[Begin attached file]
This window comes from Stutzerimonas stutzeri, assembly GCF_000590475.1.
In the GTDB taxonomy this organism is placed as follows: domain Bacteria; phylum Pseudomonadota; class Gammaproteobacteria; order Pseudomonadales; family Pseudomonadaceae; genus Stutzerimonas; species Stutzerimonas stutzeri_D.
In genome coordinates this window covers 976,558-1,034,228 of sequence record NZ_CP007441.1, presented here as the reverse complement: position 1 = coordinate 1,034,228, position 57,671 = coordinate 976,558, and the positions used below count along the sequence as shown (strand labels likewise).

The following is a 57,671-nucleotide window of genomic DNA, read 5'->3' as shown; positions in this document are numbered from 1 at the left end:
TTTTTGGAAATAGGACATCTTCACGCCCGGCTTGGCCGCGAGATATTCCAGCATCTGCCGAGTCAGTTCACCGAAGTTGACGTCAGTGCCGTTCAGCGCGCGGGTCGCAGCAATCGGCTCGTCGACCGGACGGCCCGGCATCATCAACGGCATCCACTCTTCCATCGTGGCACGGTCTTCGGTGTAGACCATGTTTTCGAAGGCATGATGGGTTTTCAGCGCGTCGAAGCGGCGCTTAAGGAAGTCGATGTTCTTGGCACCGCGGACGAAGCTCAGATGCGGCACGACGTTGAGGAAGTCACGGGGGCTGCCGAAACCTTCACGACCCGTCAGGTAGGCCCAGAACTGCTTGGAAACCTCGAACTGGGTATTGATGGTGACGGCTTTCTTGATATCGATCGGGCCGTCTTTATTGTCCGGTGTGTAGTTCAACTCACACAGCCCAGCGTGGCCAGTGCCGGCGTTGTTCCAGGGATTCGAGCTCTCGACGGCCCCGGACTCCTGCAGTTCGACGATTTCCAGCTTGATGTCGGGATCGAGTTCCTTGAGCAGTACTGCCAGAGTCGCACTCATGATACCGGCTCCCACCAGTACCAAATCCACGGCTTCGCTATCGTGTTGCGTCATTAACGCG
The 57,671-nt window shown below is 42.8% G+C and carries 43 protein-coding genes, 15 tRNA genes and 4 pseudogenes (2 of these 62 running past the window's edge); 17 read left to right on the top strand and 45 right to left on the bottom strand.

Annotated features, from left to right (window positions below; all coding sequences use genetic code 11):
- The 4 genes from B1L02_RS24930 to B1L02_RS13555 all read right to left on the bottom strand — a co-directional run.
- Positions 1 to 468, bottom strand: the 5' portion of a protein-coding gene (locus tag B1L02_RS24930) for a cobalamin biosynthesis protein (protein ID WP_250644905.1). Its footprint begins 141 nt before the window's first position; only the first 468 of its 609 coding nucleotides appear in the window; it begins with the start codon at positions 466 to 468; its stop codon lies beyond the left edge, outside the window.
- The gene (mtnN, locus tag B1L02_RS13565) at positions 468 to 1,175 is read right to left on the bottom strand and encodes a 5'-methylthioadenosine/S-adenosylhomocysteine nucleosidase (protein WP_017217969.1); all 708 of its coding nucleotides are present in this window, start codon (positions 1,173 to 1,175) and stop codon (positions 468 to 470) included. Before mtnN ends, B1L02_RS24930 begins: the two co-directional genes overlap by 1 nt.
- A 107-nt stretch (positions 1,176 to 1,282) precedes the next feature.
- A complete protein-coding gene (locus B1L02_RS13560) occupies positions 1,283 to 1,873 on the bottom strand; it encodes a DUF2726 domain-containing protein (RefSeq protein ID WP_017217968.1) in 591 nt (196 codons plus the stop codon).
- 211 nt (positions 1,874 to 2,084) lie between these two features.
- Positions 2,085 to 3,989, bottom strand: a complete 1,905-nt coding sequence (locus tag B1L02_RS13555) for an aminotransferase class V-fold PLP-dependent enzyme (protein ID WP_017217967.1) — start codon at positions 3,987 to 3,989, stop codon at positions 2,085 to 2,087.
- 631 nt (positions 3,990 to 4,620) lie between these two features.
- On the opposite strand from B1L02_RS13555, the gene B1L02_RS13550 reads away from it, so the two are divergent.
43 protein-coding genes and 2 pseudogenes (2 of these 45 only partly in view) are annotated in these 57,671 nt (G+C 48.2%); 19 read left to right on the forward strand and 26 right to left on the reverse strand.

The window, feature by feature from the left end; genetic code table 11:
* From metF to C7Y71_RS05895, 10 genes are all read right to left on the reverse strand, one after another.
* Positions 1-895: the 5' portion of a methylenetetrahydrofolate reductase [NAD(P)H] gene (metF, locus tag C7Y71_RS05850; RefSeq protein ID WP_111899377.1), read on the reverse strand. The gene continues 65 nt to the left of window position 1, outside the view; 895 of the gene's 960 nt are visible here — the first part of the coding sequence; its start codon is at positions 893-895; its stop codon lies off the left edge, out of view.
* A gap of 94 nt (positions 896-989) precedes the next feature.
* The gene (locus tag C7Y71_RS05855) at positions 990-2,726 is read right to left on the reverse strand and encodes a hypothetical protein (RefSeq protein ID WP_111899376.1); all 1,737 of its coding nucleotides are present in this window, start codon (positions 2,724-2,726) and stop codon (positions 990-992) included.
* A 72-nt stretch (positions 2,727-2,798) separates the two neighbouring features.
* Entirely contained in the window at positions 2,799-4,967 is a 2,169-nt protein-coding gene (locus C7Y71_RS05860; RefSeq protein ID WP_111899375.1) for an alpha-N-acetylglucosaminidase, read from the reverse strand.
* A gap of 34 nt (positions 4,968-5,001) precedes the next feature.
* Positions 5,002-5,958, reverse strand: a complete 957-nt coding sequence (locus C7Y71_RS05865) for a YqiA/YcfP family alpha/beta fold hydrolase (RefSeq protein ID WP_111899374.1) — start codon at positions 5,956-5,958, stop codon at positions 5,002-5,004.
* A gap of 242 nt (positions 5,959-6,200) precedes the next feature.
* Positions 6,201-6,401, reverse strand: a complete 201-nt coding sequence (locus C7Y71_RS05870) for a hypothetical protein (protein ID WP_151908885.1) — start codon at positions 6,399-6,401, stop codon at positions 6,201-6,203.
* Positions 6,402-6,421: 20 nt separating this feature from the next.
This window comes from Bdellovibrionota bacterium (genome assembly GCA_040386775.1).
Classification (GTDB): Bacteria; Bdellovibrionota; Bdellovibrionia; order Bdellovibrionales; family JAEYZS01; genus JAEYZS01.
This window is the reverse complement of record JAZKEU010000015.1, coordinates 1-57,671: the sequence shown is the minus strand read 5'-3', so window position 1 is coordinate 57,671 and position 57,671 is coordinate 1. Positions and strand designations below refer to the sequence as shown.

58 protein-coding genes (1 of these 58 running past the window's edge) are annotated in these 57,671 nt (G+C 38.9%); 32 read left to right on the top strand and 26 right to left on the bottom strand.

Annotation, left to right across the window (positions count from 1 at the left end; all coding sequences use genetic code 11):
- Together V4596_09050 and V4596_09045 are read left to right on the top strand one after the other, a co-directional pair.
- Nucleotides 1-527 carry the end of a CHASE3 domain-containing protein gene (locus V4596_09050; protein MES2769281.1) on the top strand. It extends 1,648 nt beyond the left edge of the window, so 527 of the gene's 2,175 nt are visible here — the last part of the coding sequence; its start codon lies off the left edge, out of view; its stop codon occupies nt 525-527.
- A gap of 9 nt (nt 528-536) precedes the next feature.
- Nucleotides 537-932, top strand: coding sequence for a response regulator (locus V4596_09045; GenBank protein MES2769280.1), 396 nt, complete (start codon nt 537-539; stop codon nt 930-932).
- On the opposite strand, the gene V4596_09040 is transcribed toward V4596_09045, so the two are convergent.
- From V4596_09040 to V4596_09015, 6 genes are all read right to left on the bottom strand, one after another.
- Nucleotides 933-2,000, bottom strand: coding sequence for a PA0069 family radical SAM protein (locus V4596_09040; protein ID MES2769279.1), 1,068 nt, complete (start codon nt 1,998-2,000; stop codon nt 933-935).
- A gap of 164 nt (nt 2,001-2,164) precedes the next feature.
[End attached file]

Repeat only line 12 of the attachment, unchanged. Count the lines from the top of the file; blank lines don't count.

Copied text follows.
- A complete protein-coding gene (locus B1L02_RS13560) occupies positions 1,283 to 1,873 on the bottom strand; it encodes a DUF2726 domain-containing protein (RefSeq protein ID WP_017217968.1) in 591 nt (196 codons plus the stop codon).